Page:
Kristen Bell and Dax Shepard are open about their marriage. At the beginning of the coronavirus (COVID-19) pandemic, they shared how they were getting on each other’s nerves. When Shepard broke his sobriety, he opened up about how Bell helped him regain it. Now, Bell identifies one of the major differences they both work through to keep their marriage working.
Bell was a guest on Alec Baldwin’s Here’s the Thing podcast on Jan. 12. She explained how she and Shepard speak different love language. They also learned to become fluent in each other’s needs.
Kristen Bell and Dax Shepard show their love differently
Bell credited therapy with helping her and Shepard identify their different needs. She explained the differences thusly.
“Everybody has different ways that they feel that they are loved,” Bell told Baldwin. “For me, it’s preproduction. If I come home from work and you have ordered me food, there’s a burrito in the fridge for me, I’m like, ‘Damn, this guy loves me. He was thinking she might be home from work and she might want a burrito. He thought about me.’”
Shepard needs Bell to express herself in a different way.
“For him, it’s meeting him at the door,” Bell continued. “He could give a sh*t what’s in the fridge. He doesn’t care if I’ve ordered him dinner. So if I’m sitting up in my bedroom or I’m playing with the girls or I’m on my computer or watching TV and I don’t sort of meeth im with a hug, he’s like, ‘I could care less what’s in the fridge. I want to see you.’ His is very much physical affection as in eye contact, hand on the shoulder when we’re on the couch. He wants to be snuggling.”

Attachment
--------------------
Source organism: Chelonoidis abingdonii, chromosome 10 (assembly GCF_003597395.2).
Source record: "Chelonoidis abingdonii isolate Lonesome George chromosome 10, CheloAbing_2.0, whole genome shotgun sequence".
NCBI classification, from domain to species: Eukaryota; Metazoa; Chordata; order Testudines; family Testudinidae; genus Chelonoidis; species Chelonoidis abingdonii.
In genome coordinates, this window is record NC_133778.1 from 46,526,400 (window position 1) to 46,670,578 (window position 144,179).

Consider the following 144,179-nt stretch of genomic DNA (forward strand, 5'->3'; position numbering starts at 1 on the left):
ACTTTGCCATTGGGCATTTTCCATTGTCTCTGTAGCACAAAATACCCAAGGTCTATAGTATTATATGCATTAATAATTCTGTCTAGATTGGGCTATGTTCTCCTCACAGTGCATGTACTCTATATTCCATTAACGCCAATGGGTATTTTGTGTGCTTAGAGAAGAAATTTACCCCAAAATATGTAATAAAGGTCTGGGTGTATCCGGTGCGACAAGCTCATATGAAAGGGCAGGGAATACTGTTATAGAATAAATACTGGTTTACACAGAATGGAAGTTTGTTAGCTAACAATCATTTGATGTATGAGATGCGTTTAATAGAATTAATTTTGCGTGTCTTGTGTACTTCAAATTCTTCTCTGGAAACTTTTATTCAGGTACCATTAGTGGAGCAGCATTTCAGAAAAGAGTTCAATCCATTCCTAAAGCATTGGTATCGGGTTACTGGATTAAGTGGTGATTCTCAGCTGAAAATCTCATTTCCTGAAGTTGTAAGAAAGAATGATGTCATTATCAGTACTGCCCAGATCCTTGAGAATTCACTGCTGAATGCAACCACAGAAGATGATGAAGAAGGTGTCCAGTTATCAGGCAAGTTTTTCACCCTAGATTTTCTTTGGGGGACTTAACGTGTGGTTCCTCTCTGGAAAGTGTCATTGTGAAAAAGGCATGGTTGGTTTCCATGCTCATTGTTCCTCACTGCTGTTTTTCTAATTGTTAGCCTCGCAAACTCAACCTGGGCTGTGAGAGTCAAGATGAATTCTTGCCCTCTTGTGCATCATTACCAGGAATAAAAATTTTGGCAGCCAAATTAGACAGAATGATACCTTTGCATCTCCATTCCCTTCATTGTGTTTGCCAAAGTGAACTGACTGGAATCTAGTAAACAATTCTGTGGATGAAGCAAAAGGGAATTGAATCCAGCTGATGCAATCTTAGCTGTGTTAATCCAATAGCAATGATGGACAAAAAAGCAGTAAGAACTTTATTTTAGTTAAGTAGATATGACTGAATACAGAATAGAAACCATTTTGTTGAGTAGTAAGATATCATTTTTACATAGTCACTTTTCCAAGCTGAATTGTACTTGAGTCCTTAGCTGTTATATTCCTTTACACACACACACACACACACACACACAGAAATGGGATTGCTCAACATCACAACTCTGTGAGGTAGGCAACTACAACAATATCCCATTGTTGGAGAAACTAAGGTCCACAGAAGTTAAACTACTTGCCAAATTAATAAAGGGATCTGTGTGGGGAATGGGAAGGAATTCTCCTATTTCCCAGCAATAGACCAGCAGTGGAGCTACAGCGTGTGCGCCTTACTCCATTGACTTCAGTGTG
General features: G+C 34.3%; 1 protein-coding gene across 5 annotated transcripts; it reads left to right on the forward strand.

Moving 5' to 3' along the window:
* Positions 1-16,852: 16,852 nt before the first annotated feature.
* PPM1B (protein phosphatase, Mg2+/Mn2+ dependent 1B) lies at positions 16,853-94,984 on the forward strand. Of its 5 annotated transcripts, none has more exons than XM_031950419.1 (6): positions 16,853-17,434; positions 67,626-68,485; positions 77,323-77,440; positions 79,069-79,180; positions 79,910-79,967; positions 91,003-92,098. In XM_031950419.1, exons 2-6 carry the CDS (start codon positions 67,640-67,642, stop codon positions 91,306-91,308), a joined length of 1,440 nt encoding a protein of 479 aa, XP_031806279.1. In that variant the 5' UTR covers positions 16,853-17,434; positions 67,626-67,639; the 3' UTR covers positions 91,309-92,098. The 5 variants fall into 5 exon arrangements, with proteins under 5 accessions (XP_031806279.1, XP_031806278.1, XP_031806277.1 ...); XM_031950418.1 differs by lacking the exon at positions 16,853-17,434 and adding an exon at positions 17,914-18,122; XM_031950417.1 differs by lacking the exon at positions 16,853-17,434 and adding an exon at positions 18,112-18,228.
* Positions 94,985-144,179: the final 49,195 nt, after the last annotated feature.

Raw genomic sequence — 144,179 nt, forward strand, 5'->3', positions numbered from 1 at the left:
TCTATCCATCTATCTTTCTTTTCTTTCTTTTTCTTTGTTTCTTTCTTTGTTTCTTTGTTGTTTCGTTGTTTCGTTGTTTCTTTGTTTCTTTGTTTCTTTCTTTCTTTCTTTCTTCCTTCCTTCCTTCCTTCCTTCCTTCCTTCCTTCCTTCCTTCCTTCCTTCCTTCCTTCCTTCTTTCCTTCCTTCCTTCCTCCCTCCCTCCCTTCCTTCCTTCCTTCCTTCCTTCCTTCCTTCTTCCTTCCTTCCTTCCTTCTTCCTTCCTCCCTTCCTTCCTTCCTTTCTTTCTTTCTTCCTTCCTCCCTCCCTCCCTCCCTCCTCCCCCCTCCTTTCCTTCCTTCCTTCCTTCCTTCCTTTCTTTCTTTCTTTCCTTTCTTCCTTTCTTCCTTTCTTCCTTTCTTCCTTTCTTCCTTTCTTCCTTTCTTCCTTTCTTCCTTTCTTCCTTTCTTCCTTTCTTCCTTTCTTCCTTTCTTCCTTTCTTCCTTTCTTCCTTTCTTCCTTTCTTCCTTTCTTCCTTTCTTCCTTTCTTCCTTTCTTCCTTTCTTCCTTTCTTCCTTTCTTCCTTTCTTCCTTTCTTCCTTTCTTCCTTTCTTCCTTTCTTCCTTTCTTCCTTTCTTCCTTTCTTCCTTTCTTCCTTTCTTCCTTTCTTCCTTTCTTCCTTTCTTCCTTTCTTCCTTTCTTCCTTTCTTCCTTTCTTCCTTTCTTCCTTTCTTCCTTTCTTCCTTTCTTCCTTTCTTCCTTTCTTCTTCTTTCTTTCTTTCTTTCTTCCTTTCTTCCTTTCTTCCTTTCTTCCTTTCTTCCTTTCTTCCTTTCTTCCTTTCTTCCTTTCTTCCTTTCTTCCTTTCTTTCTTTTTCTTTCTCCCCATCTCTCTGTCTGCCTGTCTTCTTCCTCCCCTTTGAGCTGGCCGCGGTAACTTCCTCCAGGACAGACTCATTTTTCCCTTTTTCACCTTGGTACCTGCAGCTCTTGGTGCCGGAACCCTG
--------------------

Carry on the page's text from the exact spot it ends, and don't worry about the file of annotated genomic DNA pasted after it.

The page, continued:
How Dax Shepard and Kristen Bell learned each other’s love language
Bell recalled how she and Shepard hit stumbling blocks before they learned to anticipate each other’s needs.
“I’m less physical,” Bell said. “I don’t need anyone to jump up. I’m like, ‘Everybody stay seated, I’m fine, I’m the mom, I’m doing my own thing and I want to take care of everyone else.’ It was just stuff like that and I would be like, ‘But I ordered you dinner.’ He’s like, ‘But I don’t care about dinner. I want you to get up off the couch and give me a hug.’”
Once she understood that her husband required different forms of expression, she could express herself in the way he understood.
“It’s those little things love language wise where we have to remember that the other person needs something we don’t need,” Bell said. “So we have to think in the other person’s love language in order to properly show what we feel.”
A lot of men are like Dax Shepard
Baldwin related to Shepard’s desire for emotional reassurance. Bell concurred that she’s observed it in many men.
“It’s really healthy to be able to communicate that to your partner,” Bell said. “No one can be generalized. I don’t want to make this broad and sweeping but I’ve known a lot of men like that where it is quite simple. It’s just presence. It’s being present with them and communicative in the simplest way of just a reminder that the foundation exists and that you are still attracted to and love them. Whereas, my love language is let’s go.”
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